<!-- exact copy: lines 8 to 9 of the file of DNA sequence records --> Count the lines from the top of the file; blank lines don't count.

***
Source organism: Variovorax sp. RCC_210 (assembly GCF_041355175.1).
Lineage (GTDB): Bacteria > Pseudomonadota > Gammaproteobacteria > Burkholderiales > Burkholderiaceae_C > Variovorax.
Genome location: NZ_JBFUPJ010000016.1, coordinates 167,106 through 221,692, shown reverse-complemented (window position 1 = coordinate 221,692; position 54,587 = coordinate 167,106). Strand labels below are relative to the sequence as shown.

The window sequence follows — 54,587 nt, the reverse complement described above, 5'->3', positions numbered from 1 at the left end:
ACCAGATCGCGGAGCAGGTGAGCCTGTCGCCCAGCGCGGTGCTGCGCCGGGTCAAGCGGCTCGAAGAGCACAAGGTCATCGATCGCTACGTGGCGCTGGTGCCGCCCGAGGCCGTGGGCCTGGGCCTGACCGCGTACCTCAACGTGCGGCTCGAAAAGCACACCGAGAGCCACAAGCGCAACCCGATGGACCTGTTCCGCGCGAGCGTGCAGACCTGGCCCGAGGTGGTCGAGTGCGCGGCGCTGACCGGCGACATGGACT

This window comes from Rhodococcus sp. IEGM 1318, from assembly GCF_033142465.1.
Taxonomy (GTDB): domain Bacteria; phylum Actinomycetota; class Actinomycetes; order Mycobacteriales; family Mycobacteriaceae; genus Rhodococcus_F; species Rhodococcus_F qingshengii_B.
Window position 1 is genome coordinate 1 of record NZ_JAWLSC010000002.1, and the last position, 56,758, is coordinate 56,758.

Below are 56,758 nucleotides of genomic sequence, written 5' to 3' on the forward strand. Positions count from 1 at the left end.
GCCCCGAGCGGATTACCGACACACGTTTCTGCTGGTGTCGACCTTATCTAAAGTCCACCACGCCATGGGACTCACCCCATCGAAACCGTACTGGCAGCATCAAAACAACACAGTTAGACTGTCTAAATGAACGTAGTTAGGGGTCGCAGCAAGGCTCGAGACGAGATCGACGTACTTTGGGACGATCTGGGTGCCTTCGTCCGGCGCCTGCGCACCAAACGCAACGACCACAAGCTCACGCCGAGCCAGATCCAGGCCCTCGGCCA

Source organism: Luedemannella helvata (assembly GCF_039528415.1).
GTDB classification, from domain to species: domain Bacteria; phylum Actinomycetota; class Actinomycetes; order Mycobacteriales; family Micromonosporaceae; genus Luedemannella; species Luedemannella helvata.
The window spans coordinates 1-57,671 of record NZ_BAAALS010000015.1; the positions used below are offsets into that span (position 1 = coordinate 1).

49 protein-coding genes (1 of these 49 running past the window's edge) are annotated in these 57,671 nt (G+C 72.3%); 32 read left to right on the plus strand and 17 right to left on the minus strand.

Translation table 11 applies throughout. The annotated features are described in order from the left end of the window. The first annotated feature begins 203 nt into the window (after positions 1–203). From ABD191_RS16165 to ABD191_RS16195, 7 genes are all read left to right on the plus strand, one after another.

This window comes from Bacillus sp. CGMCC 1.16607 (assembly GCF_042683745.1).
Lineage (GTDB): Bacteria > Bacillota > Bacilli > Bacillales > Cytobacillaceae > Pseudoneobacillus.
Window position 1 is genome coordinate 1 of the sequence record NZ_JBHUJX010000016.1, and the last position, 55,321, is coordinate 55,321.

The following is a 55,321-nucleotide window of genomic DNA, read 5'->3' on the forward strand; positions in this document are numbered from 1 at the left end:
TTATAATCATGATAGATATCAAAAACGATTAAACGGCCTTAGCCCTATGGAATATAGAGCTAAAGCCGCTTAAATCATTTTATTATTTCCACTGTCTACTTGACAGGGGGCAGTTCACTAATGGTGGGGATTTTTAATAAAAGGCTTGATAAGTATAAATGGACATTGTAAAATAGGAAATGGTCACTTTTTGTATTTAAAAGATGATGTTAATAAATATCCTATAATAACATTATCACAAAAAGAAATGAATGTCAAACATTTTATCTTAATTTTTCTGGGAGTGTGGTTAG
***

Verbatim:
Window position 1 is genome coordinate 1 of record NZ_JAWLSC010000002.1, and the last position, 56,758, is coordinate 56,758.

Below are 56,758 nucleotides of genomic sequence, written 5' to 3' on the forward strand. Positions count from 1 at the left end.